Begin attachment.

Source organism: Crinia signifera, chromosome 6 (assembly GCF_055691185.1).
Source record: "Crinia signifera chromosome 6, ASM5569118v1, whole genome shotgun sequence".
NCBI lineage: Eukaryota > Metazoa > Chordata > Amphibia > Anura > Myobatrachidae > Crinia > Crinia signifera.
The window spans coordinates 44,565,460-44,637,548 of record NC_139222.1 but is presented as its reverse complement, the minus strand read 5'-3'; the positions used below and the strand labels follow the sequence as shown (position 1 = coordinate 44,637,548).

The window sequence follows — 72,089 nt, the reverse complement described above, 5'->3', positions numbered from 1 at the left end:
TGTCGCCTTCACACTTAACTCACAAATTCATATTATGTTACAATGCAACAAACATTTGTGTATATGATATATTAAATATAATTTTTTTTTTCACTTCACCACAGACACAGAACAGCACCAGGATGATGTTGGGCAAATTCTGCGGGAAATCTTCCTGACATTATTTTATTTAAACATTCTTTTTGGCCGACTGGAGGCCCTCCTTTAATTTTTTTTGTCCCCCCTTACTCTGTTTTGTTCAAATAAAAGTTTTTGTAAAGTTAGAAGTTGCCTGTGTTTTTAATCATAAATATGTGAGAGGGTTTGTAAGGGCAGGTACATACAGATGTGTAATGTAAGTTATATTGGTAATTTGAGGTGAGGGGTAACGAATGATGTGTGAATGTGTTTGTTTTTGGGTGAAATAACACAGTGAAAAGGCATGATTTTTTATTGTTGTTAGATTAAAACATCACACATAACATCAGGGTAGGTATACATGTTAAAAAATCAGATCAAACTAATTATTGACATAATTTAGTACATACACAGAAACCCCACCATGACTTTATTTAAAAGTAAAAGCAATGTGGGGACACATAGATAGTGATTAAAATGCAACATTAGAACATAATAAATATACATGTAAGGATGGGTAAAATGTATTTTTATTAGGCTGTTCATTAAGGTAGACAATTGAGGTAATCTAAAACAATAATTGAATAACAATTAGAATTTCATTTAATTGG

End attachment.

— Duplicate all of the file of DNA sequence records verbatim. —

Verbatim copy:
Source organism: Crinia signifera, chromosome 6 (assembly GCF_055691185.1).
Source record: "Crinia signifera chromosome 6, ASM5569118v1, whole genome shotgun sequence".
NCBI lineage: Eukaryota > Metazoa > Chordata > Amphibia > Anura > Myobatrachidae > Crinia > Crinia signifera.
The window spans coordinates 44,565,460-44,637,548 of record NC_139222.1 but is presented as its reverse complement, the minus strand read 5'-3'; the positions used below and the strand labels follow the sequence as shown (position 1 = coordinate 44,637,548).

The window sequence follows — 72,089 nt, the reverse complement described above, 5'->3', positions numbered from 1 at the left end:
TGTCGCCTTCACACTTAACTCACAAATTCATATTATGTTACAATGCAACAAACATTTGTGTATATGATATATTAAATATAATTTTTTTTTTCACTTCACCACAGACACAGAACAGCACCAGGATGATGTTGGGCAAATTCTGCGGGAAATCTTCCTGACATTATTTTATTTAAACATTCTTTTTGGCCGACTGGAGGCCCTCCTTTAATTTTTTTTGTCCCCCCTTACTCTGTTTTGTTCAAATAAAAGTTTTTGTAAAGTTAGAAGTTGCCTGTGTTTTTAATCATAAATATGTGAGAGGGTTTGTAAGGGCAGGTACATACAGATGTGTAATGTAAGTTATATTGGTAATTTGAGGTGAGGGGTAACGAATGATGTGTGAATGTGTTTGTTTTTGGGTGAAATAACACAGTGAAAAGGCATGATTTTTTATTGTTGTTAGATTAAAACATCACACATAACATCAGGGTAGGTATACATGTTAAAAAATCAGATCAAACTAATTATTGACATAATTTAGTACATACACAGAAACCCCACCATGACTTTATTTAAAAGTAAAAGCAATGTGGGGACACATAGATAGTGATTAAAATGCAACATTAGAACATAATAAATATACATGTAAGGATGGGTAAAATGTATTTTTATTAGGCTGTTCATTAAGGTAGACAATTGAGGTAATCTAAAACAATAATTGAATAACAATTAGAATTTCATTTAATTGG